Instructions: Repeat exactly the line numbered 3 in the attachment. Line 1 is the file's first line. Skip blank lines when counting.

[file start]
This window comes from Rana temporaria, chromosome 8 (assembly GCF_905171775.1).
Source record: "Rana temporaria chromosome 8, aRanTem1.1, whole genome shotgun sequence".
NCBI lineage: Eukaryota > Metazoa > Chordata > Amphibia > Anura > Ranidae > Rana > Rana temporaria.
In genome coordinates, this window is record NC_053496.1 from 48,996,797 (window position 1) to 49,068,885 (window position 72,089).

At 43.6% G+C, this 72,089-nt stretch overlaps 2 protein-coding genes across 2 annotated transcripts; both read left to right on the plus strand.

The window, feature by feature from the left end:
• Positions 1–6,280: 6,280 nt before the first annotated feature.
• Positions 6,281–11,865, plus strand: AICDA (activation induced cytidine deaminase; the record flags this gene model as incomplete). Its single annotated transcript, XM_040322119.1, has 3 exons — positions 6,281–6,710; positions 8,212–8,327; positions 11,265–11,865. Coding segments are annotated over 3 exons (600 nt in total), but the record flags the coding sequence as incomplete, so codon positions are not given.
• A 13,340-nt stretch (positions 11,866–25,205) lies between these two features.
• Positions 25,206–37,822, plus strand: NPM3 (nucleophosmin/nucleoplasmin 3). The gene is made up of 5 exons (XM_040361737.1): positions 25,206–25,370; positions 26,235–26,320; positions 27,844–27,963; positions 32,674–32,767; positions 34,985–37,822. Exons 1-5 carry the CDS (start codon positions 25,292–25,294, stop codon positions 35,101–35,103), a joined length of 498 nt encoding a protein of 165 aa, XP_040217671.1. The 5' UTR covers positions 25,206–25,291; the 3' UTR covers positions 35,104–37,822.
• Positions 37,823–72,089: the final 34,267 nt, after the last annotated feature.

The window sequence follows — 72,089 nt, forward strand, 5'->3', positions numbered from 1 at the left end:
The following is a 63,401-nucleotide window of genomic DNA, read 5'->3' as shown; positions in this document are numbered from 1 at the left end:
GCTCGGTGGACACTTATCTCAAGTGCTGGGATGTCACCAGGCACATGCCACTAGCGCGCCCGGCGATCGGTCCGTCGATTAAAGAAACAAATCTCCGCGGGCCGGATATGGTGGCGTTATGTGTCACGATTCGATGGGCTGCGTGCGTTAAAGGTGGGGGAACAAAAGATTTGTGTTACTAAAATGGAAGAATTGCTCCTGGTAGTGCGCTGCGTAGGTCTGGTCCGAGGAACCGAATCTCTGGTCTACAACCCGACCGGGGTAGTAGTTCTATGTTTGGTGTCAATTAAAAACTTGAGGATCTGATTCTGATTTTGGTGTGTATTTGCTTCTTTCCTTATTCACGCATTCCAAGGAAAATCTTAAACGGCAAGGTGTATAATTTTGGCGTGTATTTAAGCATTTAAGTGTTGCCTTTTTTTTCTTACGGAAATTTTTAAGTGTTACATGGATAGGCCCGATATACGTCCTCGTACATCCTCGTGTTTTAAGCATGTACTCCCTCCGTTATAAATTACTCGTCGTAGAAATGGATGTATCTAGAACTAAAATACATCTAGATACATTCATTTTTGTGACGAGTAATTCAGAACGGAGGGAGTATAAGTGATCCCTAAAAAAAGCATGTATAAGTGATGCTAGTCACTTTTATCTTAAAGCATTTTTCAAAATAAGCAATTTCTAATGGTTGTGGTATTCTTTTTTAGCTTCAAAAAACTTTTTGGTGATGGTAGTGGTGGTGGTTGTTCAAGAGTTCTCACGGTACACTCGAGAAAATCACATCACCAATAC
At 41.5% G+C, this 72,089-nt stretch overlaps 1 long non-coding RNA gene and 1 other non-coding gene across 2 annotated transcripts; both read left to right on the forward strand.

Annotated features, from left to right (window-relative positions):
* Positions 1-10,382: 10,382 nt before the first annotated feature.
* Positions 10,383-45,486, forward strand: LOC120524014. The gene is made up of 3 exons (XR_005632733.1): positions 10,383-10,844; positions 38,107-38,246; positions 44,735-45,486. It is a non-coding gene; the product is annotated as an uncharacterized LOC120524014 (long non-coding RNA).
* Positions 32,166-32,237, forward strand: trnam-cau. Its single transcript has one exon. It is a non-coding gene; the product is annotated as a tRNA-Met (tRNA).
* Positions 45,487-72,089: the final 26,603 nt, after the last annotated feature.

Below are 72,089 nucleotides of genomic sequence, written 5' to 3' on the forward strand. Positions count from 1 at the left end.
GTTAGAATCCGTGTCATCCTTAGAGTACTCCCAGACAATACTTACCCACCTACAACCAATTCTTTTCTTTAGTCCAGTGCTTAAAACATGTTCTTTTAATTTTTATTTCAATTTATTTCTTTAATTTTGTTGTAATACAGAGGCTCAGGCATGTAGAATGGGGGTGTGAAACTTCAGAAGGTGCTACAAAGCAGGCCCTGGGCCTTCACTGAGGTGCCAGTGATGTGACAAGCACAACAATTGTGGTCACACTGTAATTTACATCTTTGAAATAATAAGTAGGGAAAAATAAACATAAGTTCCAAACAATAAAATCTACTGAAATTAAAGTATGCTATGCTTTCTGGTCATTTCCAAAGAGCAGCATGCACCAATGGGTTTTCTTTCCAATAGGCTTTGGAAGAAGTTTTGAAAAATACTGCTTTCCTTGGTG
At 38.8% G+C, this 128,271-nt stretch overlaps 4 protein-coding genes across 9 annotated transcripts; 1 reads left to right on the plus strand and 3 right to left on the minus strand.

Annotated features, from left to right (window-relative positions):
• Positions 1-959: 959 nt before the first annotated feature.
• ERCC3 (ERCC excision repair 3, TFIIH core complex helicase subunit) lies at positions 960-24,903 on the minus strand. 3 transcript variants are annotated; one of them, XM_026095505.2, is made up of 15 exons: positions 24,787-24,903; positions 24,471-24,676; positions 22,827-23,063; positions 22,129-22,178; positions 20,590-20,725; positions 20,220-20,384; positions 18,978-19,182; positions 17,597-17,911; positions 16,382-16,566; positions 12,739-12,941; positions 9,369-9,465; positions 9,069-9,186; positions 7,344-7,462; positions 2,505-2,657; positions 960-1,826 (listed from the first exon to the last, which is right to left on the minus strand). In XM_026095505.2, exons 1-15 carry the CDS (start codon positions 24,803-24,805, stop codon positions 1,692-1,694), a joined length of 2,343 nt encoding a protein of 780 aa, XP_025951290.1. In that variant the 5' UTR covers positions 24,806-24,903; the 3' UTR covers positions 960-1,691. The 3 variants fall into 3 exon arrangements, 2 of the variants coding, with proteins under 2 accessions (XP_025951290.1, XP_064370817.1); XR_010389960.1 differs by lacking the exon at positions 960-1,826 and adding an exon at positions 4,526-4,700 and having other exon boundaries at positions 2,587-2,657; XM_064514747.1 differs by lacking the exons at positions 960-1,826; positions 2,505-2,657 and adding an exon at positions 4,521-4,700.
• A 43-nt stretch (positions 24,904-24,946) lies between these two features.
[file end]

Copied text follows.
NCBI lineage: Eukaryota > Metazoa > Chordata > Amphibia > Anura > Ranidae > Rana > Rana temporaria.